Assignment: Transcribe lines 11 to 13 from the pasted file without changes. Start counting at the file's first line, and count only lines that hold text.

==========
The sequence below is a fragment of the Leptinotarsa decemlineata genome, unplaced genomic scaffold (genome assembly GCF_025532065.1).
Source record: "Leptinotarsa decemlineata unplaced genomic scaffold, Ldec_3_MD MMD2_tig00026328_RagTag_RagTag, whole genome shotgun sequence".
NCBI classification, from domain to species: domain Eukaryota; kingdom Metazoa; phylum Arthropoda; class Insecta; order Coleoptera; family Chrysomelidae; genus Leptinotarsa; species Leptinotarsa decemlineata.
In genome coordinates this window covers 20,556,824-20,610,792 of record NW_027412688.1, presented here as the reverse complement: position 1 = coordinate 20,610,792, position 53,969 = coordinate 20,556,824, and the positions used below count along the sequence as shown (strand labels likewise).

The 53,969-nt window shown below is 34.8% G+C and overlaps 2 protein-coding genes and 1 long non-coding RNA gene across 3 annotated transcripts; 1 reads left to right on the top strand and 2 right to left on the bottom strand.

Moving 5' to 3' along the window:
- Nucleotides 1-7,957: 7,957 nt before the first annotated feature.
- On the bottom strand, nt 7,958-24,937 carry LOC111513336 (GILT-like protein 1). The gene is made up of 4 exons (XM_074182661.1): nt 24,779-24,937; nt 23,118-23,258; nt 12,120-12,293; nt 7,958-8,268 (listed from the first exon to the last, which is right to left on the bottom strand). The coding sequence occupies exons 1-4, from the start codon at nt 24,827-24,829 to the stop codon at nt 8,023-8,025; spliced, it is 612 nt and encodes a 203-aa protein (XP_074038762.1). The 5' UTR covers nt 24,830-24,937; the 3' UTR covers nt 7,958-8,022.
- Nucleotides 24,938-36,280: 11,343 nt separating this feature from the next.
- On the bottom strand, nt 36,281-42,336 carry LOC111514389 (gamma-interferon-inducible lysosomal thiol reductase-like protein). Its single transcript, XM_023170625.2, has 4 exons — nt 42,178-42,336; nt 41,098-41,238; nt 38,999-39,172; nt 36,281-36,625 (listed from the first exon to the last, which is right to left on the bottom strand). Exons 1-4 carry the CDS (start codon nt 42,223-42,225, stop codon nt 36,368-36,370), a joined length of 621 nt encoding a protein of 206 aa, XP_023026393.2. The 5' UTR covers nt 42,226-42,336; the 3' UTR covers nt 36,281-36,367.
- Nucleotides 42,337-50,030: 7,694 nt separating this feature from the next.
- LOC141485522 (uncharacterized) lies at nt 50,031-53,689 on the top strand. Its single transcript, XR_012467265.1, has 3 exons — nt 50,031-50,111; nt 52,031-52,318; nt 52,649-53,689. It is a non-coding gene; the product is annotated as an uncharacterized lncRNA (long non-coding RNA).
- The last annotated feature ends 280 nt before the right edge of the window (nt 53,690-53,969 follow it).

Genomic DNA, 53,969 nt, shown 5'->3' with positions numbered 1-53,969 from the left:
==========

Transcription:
- Nucleotides 42,337-50,030: 7,694 nt separating this feature from the next.
- LOC141485522 (uncharacterized) lies at nt 50,031-53,689 on the top strand. Its single transcript, XR_012467265.1, has 3 exons — nt 50,031-50,111; nt 52,031-52,318; nt 52,649-53,689. It is a non-coding gene; the product is annotated as an uncharacterized lncRNA (long non-coding RNA).
- The last annotated feature ends 280 nt before the right edge of the window (nt 53,690-53,969 follow it).